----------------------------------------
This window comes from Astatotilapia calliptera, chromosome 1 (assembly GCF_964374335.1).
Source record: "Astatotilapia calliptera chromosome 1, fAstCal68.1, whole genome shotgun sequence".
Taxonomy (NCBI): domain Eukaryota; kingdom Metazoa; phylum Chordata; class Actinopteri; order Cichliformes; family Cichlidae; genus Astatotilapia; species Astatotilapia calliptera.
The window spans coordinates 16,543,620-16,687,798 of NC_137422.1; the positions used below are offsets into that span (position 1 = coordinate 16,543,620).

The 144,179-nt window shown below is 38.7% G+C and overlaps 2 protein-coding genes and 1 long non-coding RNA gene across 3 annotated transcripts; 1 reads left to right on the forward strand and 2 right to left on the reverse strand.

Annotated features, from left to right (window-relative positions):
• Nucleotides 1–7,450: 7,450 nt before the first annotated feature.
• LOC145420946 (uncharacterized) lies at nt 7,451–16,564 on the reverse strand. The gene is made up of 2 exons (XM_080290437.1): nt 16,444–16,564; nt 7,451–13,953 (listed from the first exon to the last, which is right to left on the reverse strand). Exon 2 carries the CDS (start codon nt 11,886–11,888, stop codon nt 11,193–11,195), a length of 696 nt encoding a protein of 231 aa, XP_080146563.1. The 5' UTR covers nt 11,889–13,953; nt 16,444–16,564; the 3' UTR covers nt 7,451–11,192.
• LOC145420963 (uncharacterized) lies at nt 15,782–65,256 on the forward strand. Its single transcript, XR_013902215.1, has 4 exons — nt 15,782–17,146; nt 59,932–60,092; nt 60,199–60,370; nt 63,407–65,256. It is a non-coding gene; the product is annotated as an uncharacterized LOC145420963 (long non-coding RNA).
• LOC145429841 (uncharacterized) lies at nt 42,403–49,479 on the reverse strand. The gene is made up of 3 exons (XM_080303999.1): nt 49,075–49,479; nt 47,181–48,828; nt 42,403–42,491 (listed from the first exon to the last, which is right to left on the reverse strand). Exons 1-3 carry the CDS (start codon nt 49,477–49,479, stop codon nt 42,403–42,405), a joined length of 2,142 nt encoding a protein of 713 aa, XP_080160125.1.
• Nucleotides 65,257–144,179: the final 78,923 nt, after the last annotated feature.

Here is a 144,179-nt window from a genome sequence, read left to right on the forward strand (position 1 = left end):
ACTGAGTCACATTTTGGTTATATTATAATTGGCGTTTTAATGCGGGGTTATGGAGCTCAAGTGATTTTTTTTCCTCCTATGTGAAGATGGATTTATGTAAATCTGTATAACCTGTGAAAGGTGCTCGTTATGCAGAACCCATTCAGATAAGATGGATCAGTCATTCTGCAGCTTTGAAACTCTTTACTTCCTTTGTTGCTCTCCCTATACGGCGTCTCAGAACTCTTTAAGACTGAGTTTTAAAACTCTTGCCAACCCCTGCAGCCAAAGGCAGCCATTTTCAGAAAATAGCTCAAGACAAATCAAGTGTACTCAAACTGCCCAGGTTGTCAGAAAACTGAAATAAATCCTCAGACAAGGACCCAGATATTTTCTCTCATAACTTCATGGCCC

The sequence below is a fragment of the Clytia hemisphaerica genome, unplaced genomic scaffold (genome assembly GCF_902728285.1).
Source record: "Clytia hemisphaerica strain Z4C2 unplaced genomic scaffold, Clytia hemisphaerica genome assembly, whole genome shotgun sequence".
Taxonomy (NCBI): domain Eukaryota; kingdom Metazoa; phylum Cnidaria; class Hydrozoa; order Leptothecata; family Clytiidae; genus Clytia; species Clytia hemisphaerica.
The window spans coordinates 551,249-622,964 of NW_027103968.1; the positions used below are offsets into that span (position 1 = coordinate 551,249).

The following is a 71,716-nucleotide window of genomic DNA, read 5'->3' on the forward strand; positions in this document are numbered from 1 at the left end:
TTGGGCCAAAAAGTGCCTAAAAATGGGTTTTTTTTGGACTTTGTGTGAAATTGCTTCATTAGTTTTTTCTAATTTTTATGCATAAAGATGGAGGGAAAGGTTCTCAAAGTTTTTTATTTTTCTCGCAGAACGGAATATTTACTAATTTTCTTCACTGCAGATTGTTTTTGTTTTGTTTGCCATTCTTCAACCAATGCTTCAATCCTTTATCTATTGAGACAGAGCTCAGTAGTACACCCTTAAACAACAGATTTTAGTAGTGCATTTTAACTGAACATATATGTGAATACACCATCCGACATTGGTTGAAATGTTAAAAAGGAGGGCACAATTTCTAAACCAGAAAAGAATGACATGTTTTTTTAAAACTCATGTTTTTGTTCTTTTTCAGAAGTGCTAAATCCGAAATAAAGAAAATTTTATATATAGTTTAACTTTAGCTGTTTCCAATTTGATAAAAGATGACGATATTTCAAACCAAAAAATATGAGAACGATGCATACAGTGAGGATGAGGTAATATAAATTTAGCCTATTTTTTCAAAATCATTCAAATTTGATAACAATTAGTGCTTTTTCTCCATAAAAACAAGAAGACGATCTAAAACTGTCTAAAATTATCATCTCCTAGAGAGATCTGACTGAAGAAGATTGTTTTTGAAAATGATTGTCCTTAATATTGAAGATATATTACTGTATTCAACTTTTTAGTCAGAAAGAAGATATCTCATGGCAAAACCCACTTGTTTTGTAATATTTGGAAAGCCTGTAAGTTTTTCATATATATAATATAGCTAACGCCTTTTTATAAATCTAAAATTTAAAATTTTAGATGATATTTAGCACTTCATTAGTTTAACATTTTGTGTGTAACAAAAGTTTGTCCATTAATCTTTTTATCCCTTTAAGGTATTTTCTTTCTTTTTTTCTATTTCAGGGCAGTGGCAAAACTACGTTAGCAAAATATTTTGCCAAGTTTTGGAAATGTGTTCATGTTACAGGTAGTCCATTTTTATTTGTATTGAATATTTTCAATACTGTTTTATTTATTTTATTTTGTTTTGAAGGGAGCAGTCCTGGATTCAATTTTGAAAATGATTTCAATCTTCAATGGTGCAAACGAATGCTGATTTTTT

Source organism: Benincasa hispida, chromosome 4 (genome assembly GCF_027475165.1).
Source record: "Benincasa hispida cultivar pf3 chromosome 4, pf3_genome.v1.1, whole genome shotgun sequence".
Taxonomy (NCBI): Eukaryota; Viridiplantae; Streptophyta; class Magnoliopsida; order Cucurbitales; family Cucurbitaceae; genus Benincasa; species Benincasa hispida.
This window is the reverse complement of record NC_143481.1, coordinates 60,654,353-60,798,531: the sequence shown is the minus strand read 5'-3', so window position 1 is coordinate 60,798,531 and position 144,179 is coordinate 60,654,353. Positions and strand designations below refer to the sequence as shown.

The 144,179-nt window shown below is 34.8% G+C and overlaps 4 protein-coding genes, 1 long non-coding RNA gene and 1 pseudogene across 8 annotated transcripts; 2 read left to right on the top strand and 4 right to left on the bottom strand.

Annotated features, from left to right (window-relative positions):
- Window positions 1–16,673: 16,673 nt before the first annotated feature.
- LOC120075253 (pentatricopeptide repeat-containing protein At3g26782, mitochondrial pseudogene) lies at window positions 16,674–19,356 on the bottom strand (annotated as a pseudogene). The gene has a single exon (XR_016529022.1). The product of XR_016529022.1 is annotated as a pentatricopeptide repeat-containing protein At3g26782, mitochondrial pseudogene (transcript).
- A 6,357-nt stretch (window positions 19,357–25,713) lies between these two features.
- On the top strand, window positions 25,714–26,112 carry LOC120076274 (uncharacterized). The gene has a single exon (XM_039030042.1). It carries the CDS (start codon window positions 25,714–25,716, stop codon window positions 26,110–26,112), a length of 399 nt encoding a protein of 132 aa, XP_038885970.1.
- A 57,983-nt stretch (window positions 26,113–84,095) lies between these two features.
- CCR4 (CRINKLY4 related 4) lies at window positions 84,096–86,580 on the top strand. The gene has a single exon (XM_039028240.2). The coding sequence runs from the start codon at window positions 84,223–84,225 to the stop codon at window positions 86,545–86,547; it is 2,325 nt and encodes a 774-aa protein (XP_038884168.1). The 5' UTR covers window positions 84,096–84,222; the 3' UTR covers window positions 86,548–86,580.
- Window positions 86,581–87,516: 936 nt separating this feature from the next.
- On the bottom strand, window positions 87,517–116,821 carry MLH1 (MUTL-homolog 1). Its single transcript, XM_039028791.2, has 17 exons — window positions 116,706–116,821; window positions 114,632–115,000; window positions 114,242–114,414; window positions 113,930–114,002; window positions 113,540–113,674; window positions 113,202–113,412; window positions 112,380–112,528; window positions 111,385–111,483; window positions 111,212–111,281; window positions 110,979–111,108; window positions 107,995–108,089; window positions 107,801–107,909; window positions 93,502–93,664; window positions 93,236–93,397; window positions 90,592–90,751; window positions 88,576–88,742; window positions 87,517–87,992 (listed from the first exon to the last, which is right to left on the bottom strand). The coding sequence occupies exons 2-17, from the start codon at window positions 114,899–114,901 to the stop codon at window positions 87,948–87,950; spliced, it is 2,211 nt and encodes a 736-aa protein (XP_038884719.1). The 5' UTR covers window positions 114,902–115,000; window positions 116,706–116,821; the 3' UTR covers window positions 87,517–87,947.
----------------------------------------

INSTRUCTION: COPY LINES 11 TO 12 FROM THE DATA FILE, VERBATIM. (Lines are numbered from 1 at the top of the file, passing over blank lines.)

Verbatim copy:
• Nucleotides 65,257–144,179: the final 78,923 nt, after the last annotated feature.

Here is a 144,179-nt window from a genome sequence, read left to right on the forward strand (position 1 = left end):